As a child’s acting coach, I often hear the same scenario from the parents of my young students. Mom or Dad agrees to have their child audition for a professional role—they then spend time helping the child prepare, putting together the child’s resume and picture, coordinating their outfit, running lines, taking time out of the family schedule to get their child to the audition, and so on. Once there, the child enters the audition room without mom or dad. When they return, the parents eagerly ask how it went, and the child responds with a vague “fine”. The parents are left to ponder the mysterious inner workings of the audition room. While we can’t expect children to give a detailed analysis of each experience, we can keep these five things in mind to help young actors in their auditions.
- Keep your kids real and relatable. TV is much less polished than it used to be. Audiences prefer characters to be relatable, rather than heightened and over-rehearsed. Often times this just means being themselves! Many of the roles your children will audition for will be fun, real kids just like them.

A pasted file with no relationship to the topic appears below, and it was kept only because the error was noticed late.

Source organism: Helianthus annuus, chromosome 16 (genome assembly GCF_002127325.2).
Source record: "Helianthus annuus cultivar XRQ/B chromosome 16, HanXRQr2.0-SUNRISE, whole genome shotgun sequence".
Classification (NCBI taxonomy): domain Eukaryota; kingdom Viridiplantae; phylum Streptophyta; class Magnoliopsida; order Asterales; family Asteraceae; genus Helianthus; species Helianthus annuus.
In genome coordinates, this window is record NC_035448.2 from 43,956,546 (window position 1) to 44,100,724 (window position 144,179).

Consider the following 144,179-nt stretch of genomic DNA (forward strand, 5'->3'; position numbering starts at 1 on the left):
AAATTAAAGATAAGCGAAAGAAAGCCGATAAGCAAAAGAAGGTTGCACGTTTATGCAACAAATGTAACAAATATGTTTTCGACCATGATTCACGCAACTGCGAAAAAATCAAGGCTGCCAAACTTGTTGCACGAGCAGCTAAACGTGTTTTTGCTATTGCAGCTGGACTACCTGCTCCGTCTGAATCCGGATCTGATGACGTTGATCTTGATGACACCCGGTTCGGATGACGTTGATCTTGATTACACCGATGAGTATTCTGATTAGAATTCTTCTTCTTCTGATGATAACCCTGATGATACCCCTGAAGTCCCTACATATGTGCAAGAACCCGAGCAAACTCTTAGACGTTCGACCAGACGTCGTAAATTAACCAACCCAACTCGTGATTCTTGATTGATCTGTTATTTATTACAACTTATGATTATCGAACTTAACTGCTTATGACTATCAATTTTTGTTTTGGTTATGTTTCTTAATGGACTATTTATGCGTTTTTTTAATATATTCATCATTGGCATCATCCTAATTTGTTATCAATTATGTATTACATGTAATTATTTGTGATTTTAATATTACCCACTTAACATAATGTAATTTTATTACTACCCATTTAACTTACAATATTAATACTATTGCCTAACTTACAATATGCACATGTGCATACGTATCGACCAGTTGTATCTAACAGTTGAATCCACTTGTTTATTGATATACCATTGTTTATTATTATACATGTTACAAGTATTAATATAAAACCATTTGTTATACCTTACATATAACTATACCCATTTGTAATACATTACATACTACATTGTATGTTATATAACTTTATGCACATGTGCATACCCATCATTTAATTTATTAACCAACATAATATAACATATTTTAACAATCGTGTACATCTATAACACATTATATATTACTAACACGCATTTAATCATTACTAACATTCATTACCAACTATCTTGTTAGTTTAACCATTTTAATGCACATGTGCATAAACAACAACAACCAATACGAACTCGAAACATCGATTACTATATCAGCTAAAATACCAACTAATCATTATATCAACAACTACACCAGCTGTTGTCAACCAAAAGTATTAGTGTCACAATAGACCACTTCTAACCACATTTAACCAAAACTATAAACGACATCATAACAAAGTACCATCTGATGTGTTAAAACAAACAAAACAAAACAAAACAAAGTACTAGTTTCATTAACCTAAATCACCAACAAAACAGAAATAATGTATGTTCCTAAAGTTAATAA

- Your child can’t control the casting process. They can only control their five minutes in the room. If they are coming in the room prepared, focused, and positive, they will find the most success. A successful audition is a victory in and of itself.
- Casting directors are an actor’s best friend. They are rooting for everyone—the more talent they present, the better. Remind your kids that the person behind the camera is on their side.
- Professional auditions are not the place to test your child’s maturity. Professional acting can be a great activity for kids to learn the importance of preparation, to grow creatively, and to meet and work with new people. While this is an activity for your child, it is a business for everyone else involved. Be sure they are prepared with their audition material. It is only fair to the casting directors and agents, as well as the other kids who did not get one of the audition slots.
- This should be fun! If they are not having fun, they won’t have good auditions. If your child seems to be losing interest, talk to them. It may be time for a break.
The casting process can be difficult to navigate—even for seasoned professional actors. Parents should not feel alone when confused or frustrated. Understanding the process takes time and the right support. To learn more about the process, view the Green Room’s Acting Business Videos. Visit our Kids and Teens Schedule Page to see our upcoming classes. Included in the session is a parent talk where we answer all your questions about the industry!